Tom Brady Decision Creates ‘Awkward’ Situation for Buccaneers

Tom Brady

Getty Tom Brady's retirement letter doesn't mean he is done for good.

Tom Brady‘s recently-filed retirement letter did much more than finalize his decision from the Tampa Bay Buccaneers‘ standpoint.

Brady filed a retirement letter with the NFL and NFLPA on Friday, February 10, according to ESPN’s Adam Schefter. It made Brady’s February 1 retirement announcement official, and it also put the Bucs in a pickle from a salary cap standpoint since the team will endure a dead-cap hit of $35.1 million. That’s part of the Bucs’ $55.7 million over the salary cap, per Spotrac.

“It makes it awkward for the Bucs to ask him to do a one-year dummy deal that drives down his $35.1 million dead-money cap charge for 2023,” Pro Football Talk’s Mike Florio wrote. “‘I’m retired,’ would be the automatic response to any effort to get him to sign a new deal.”

“But he could still sign a one-year contract for the veteran minimum, with the Buccaneers officially placing him on the reserve-retired list after June 1,” Florio added. “That would result in a $10.776 million cap charge for 2023, and it would push $24.328 million in dead money to 2024.”

Florio notably broke news on the Miami Dolphins‘ pursuit of Brady in 2022, amid the quarterback’s first retirement, which ended after 40 days. The Dolphins got caught by the league for illegal tampering and lost a draft pick. Brady had a year left on his contract with the Bucs that time around unlike this offseason.

“It will be interesting to see whether the Buccaneers try to get him to do it, and whether he hides [disingenuously] behind the idea that he has retired,” Florio wrote. “If he resists the effort to reduce his cap consequences for 2023, Brady will definitely become a free agent in March. Which will allow him to sign with any other team at any time.”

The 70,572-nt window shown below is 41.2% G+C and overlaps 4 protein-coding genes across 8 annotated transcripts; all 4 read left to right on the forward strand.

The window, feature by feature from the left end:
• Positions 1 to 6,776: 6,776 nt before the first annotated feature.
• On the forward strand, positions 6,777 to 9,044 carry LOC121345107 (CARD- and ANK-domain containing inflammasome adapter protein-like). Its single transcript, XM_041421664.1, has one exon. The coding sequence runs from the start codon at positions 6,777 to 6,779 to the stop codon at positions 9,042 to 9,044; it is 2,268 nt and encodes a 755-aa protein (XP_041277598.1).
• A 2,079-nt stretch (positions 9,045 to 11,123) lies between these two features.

Brady’s Letter ‘Means Nothing’

While Schefter reported that Brady’s letter “silences any questions about whether Brady might return”, Florio doesn’t buy it.

“He can return at any time. He doesn’t even have to send in another letter to do so, unless the Buccaneers place him on the reserve-retired list before his contract voids in March,” Florio wrote. “As one league source explained it, the Buccaneers can’t place him on the reserve-retired list, because his contract automatically voids in March.”

Florio noted that the letter doesn’t affect Brady’s pension benefit eligibility, and it doesn’t affect Brady’s ability to “sign any type of contract with any team” come March.

Door Still Open for Brady’s Return

Florio anticipates that Brady could become a free agent and sign with another team in March — or later. Brady had been linked to multiple teams before his retirement: the Dolphins, San Francisco 49ers, and Las Vegas Raiders among other potential suitors.

“On Monday, he had a chance to completely slam the door on a return, during an appearance on Colin Cowherd’s show,” Florio wrote. “Brady didn’t. Later that day, he said on his podcast that he still wants to play and still believes he can play.”

Brady originally said the retirement is “for good” in his February 1 Instagram video, but he also comes off of a season where he threw for 4,694 yards and 25 touchdowns versus nine interceptions. He also set a single-season record for pass completions, 490, along the way.

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